Indigenous Futurisms and AI

Art Installation from Cybernetic Imagination Resident Dr Ambelin Kwaymullina


Installation view, Indigenous Futurism and AI, Ambelin Kwaymullina, 2024. Photo Credit: Brent McGeachie
Installation view, Indigenous Futurism and AI, Ambelin Kwaymullina, 2024. Photo Credit: Brent McGeachie

“This painting represents my vision of decolonising pathways where Aboriginal knowledge-ways can join with other knowledge-ways to create sustainable technologies for sustainable futures”

-Ambelin Kwaymullina

Dr Ambelin Kwaymullina is a 2023-24 Cybernetic Imagination Resident at the ANU School of Cybernetics. Ambelin comes from the Palyku people of the eastern Pilbara region of Western Australia.

As a First Nations creative practitioner and academic Ambelin shares stories as a writer, poet, illustrator, educator and scholar. Her works traverse and connect a range of forms, including speculative fiction novels, picture books, articles, essays, verse, short fiction, illustration and visual art.

During her time as a Cybernetic Imagination Resident Ambelin wanted to amplify Indigenous Futurisms a term first coined by Anishinaabe academic Grace Dillon. Considering many pathways of expression, such as a paper, journal article, or textbook, Ambelin gravitated towards visual art.

“My project was to apply Indigenous futurist thinking to what is sometimes termed ‘artificial’ intelligence through the medium of visual art (acrylic on canvas). I began with a point that has been made by Indigenous peoples the world over – that in Indigenous systems, there is probably not such a thing as ‘artificial’ intelligence.”

-Ambelin Kwaymullina

The stunning series of five acrylic on canvas paintings are now on display at the School of Cybernetics on Ngunnawal and Ngambri Country, on Level 3 of the award-winning Birch Building, ANU campus, Canberra, until December 2024

Installation view, Indigenous Futurism and AI, Ambelin Kwaymullina, 2022. Photo credit: Brent McGeachie
Installation View, Indigenous Futurism and AI, Ambelin Kwaymullina, 2024. Photo Credit: Brent McGeachie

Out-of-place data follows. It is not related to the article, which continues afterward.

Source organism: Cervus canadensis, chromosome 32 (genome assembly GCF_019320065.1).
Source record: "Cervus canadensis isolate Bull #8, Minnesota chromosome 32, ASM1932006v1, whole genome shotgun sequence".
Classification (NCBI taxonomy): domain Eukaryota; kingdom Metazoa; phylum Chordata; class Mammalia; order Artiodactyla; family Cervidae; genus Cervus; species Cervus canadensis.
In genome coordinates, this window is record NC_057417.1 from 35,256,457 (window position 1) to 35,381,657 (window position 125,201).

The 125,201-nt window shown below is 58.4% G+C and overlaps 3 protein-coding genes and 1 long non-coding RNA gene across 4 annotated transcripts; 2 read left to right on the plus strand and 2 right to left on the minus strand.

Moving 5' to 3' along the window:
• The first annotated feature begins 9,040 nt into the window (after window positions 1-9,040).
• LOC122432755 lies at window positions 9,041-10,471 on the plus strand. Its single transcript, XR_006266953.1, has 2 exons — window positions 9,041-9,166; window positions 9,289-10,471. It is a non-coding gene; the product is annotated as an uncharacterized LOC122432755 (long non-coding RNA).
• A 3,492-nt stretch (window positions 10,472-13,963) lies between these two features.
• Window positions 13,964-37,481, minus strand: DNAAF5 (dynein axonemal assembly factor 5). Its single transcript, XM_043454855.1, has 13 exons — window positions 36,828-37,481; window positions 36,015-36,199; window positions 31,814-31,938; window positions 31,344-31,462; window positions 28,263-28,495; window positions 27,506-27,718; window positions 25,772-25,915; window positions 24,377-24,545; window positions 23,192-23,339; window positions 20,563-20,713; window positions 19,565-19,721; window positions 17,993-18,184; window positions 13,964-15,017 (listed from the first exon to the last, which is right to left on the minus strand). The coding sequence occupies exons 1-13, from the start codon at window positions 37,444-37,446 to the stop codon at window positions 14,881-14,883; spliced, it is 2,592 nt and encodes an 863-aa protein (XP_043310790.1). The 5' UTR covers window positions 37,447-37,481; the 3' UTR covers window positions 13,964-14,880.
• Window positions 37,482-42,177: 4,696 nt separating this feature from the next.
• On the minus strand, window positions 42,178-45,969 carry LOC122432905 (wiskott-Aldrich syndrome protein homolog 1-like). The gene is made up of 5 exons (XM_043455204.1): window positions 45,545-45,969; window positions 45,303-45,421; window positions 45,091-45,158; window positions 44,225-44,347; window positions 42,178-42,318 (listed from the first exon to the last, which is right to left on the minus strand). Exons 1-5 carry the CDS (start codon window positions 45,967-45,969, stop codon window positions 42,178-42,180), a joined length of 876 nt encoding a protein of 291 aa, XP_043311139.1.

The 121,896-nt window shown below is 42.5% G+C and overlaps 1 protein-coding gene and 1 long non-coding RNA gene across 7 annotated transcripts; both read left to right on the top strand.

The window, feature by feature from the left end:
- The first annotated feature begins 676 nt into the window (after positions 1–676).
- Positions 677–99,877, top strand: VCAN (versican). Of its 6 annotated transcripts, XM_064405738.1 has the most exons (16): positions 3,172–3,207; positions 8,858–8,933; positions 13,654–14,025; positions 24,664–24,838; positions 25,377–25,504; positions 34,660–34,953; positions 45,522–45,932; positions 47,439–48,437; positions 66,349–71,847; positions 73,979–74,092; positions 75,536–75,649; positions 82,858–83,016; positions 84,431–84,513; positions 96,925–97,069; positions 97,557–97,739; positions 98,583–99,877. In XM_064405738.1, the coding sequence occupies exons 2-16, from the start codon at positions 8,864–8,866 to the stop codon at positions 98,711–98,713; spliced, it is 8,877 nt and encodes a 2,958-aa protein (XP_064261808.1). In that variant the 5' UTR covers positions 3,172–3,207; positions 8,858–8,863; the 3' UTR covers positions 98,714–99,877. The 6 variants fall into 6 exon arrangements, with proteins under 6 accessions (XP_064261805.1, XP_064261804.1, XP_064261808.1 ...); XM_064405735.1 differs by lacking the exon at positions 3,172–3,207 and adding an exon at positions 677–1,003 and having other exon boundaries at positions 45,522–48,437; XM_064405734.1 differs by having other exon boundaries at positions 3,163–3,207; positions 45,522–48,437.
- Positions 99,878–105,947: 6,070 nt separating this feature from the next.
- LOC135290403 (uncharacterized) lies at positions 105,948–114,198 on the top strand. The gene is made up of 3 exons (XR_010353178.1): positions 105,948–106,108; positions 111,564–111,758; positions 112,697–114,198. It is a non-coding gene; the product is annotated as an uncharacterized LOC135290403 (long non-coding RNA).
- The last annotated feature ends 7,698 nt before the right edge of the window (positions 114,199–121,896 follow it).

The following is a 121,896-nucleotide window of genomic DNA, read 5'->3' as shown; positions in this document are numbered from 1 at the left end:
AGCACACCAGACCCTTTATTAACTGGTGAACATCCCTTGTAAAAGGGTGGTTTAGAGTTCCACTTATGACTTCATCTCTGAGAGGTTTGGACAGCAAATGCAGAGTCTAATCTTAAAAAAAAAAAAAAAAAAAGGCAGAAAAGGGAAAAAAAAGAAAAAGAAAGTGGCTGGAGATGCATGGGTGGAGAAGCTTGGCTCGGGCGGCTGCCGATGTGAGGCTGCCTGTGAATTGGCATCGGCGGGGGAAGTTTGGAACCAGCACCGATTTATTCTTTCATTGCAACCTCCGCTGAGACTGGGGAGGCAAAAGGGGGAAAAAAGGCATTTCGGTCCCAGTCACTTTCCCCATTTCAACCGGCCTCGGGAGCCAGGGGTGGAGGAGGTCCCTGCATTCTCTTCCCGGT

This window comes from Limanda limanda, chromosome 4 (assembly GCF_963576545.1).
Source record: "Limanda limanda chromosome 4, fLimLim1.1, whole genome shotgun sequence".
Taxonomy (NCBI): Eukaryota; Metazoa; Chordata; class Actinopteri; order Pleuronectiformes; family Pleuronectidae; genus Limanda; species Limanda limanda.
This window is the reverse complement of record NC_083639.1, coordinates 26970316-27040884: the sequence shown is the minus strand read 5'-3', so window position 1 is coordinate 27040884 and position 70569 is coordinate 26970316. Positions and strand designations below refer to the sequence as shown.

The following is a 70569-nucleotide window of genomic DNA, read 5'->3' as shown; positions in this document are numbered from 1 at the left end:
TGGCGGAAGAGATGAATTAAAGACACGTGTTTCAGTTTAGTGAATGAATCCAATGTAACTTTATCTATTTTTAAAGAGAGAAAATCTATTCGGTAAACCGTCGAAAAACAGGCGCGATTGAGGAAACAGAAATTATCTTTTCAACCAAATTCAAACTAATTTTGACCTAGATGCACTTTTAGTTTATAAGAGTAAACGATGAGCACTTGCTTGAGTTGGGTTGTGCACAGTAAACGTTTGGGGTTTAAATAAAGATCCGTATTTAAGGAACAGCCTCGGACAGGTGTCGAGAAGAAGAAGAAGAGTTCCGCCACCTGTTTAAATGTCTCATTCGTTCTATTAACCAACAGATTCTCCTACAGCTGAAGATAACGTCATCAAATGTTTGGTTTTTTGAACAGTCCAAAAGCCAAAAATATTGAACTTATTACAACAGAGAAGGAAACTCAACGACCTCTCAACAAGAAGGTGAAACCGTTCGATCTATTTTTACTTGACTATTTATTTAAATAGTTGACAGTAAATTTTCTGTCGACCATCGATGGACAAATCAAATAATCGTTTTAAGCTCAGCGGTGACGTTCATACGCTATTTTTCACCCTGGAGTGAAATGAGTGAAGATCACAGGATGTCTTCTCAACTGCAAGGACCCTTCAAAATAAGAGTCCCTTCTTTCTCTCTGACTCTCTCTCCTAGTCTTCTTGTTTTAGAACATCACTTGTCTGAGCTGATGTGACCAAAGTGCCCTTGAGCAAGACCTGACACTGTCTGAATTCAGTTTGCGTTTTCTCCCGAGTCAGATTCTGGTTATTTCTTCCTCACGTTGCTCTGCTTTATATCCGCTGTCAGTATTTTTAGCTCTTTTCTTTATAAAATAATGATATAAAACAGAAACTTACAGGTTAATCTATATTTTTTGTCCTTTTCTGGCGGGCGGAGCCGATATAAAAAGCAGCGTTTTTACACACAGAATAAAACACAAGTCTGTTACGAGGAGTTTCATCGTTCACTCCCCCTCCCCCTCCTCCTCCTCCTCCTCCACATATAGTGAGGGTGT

Cybernetic Imagination Residency Lead Andrew Meares said: “We are delighted that throughout her residency Ambelin has encouraged our School community to re-evaluate our pasts and ourselves. This process actively questions and shapes our present and, therefore, future practice. The residency program is designed to encourage meaningful change through reflection and respectful action we call critical thinking and critical doing. Ambelin’s works show us how effective this can be, inviting us to think about how we are defining and shaping Australian Cybernetics to create hopeful futures.”

“I explore non-linear time; the nature of knowing in Aboriginal worldviews; and the processes by which true futures can be reached in the form of nurturing relationships that do not embody the unequal dealings that have marked the past.”

-Ambelin Kwaymullina

Ambelin’s artwork was delivered as part of her residency with the School, which included educational training for teaching staff. Her artworks are in dialogue with her book Living on Stolen Land (Magabala Books, 2020), shortlisted in the 2021 Australian Book Industry Awards for small publishers adult book of the year.

Ambelin’s residency has enabled important conversations, learning, and thinking, particularly as we, as a School and a community, imagine, design, build, maintain, and decommission emerging and legacy technologies, such as Artificial Intelligence (AI), that are profoundly social and cultural.

“Like all stories, art embodies energy and is part of creating new energies when the storyteller (the art) interacts with an audience. I hope the energy these images carry of a future where ancient Indigenous systems and voices are respected and where from this respect flows a true two-way understanding between peoples that informs sustainable futures that nurture life.”

-Ambelin Kwaymullina

You can view Ambelins artworks during business hours, School of Cybernetics, Level 3 of the Birch Building, 35 Science Road, ANU, until December 2024.

Find out more about Ambelin and her Cybernetic Imagination Residency work on her project page.

Find out more about the Cybernetic Imagination Residency Program here.

You are on Aboriginal land.

The Australian National University acknowledges, celebrates and pays our respects to the Ngunnawal and Ngambri people of the Canberra region and to all First Nations Australians on whose traditional lands we meet and work, and whose cultures are among the oldest continuing cultures in human history.

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